One of my pet projects of recent years has been to track “major” Starting Pitcher free agent contracts and then to do analysis of how they turned out, on a Dollar per win basis. This post is an analysis of this work along with some interesting conclusions to determine some of the “best” and “worst” free agent contracts ever awarded.
This is mostly an analysis of past performance; there’s plenty of pitchers right now on major contracts that are just too soon into the deal to really draw any conclusions. I’ve included in the spreadsheet all the major contracts signed this past off-season and will continue to do so if these guys get significant deals. But we’ll have to wait a year to see how the first year of the contracts play out. For all contracts that are in the middle of being played out, I’ve calculated how that contract is faring thus far.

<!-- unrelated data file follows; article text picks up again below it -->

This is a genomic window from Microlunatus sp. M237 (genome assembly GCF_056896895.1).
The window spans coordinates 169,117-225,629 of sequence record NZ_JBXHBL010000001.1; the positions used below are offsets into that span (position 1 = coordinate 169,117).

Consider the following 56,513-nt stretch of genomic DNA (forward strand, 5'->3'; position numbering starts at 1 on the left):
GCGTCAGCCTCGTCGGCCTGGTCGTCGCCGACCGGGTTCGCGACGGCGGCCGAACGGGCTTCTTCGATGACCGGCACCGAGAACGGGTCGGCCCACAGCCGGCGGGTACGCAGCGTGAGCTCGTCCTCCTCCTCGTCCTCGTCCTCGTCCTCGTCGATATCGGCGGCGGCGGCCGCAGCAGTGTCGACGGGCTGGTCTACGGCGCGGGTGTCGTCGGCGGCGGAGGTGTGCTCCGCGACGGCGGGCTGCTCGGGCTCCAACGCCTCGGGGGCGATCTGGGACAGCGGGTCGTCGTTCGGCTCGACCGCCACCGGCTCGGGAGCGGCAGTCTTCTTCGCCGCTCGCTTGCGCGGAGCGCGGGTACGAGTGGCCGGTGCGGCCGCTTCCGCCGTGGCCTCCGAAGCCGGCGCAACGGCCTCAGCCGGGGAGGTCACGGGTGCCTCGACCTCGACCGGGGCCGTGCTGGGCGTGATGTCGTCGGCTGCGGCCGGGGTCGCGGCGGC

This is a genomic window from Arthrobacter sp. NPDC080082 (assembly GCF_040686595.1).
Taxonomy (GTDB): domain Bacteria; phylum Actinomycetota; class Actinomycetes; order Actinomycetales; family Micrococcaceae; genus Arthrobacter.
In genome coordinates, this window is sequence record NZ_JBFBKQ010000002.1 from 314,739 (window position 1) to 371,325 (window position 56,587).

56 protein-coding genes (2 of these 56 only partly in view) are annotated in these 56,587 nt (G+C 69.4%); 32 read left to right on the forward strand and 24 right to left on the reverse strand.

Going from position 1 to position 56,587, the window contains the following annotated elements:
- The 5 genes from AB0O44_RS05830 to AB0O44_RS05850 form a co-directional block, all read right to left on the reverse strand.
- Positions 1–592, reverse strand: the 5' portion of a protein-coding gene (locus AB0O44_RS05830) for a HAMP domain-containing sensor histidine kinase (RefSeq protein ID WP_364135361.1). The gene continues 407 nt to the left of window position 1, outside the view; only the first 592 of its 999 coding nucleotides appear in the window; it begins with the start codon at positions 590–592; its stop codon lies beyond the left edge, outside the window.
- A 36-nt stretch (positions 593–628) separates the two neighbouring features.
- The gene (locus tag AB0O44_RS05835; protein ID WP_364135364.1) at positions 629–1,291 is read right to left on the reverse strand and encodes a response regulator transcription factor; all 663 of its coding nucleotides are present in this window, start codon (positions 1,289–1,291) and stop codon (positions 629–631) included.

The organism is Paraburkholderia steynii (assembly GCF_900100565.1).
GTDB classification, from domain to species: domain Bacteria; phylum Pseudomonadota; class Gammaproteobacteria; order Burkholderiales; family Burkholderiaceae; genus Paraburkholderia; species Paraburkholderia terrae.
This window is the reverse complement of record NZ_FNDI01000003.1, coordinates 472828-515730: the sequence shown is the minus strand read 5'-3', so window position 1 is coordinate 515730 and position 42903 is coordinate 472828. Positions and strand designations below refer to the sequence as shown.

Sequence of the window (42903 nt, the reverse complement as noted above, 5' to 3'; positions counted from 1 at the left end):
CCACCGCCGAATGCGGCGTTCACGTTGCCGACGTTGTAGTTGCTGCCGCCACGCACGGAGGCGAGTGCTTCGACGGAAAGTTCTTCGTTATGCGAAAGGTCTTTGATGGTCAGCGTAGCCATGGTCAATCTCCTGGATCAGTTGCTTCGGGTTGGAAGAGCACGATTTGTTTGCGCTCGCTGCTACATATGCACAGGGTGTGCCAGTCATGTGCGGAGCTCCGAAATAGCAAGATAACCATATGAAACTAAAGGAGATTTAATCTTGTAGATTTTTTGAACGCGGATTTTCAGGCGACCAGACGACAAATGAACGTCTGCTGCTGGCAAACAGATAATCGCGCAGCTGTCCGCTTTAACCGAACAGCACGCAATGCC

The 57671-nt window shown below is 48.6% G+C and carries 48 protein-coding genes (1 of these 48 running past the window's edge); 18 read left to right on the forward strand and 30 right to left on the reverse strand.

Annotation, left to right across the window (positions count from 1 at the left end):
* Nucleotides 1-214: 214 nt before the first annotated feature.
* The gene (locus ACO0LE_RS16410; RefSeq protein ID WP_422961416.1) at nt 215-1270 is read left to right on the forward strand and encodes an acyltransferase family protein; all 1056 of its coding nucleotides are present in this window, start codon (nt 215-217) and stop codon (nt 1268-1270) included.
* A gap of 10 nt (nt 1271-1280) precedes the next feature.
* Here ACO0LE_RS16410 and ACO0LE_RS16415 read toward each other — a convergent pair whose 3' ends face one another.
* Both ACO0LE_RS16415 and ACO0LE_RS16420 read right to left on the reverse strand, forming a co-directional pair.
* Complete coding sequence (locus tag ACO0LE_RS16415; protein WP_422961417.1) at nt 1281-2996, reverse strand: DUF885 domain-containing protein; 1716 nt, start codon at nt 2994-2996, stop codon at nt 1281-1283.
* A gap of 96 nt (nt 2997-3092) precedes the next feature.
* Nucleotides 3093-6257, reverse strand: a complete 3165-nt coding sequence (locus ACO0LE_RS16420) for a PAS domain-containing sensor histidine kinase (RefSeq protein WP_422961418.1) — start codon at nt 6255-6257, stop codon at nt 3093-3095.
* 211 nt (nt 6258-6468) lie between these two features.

Some caveats to the data: For ease of analysis, I depend on the Average Annual Value (AAV) of the contracts as opposed to trying to figure out exactly how many wins were earned in which year of a varying contract amount. Therefore (for example), Gio Gonzalez’s contract may have only paid him $3.25M in 2012 but I’m using the full AAV of $8.4M for the purposes of the analysis (it would just be far too difficult to calculate each pitcher’s dollar per win on an annualized basis otherwise). Also, I focus on dollars per Win, despite the known limitations of the “Win” statistic. I have gone through and added in Quality Starts to the analysis, but that stat is also flawed in some respects (though it does do a pretty good job of indicating whether or not the starter has done his job). Unfortunately the $/QS doesn’t work out as nicely as $/Win, since Pitcher Wins are still so prevalent in our player analysis. I mean, after all, the goal of the game is to WIN the game, right?